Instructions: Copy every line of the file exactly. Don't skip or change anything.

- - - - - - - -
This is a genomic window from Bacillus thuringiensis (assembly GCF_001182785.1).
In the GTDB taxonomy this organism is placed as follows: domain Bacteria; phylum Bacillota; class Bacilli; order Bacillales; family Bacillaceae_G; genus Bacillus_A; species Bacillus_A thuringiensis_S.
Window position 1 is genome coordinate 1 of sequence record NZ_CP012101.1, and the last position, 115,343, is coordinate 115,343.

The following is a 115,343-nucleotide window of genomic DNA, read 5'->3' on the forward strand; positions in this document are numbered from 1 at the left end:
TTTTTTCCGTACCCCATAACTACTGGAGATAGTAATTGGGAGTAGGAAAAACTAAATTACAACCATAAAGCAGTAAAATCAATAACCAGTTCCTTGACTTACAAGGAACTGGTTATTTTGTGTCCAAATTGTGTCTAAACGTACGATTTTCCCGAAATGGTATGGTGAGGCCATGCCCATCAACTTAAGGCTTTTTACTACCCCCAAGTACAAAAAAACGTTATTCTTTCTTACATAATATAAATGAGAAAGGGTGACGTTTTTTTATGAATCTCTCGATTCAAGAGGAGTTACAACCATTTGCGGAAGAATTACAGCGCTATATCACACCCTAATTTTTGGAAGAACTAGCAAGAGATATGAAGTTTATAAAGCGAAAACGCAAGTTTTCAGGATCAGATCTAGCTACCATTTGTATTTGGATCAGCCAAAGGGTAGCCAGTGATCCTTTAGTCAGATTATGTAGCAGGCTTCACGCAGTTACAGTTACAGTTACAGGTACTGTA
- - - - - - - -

This is a genomic window from Bacillus thuringiensis (assembly GCF_001182785.1).
In the GTDB taxonomy this organism is placed as follows: domain Bacteria; phylum Bacillota; class Bacilli; order Bacillales; family Bacillaceae_G; genus Bacillus_A; species Bacillus_A thuringiensis_S.
Window position 1 is genome coordinate 1 of sequence record NZ_CP012101.1, and the last position, 115,343, is coordinate 115,343.

The following is a 115,343-nucleotide window of genomic DNA, read 5'->3' on the forward strand; positions in this document are numbered from 1 at the left end:
TTTTTTCCGTACCCCATAACTACTGGAGATAGTAATTGGGAGTAGGAAAAACTAAATTACAACCATAAAGCAGTAAAATCAATAACCAGTTCCTTGACTTACAAGGAACTGGTTATTTTGTGTCCAAATTGTGTCTAAACGTACGATTTTCCCGAAATGGTATGGTGAGGCCATGCCCATCAACTTAAGGCTTTTTACTACCCCCAAGTACAAAAAAACGTTATTCTTTCTTACATAATATAAATGAGAAAGGGTGACGTTTTTTTATGAATCTCTCGATTCAAGAGGAGTTACAACCATTTGCGGAAGAATTACAGCGCTATATCACACCCTAATTTTTGGAAGAACTAGCAAGAGATATGAAGTTTATAAAGCGAAAACGCAAGTTTTCAGGATCAGATCTAGCTACCATTTGTATTTGGATCAGCCAAAGGGTAGCCAGTGATCCTTTAGTCAGATTATGTAGCAGGCTTCACGCAGTTACAGTTACAGTTACAGGTACTGTA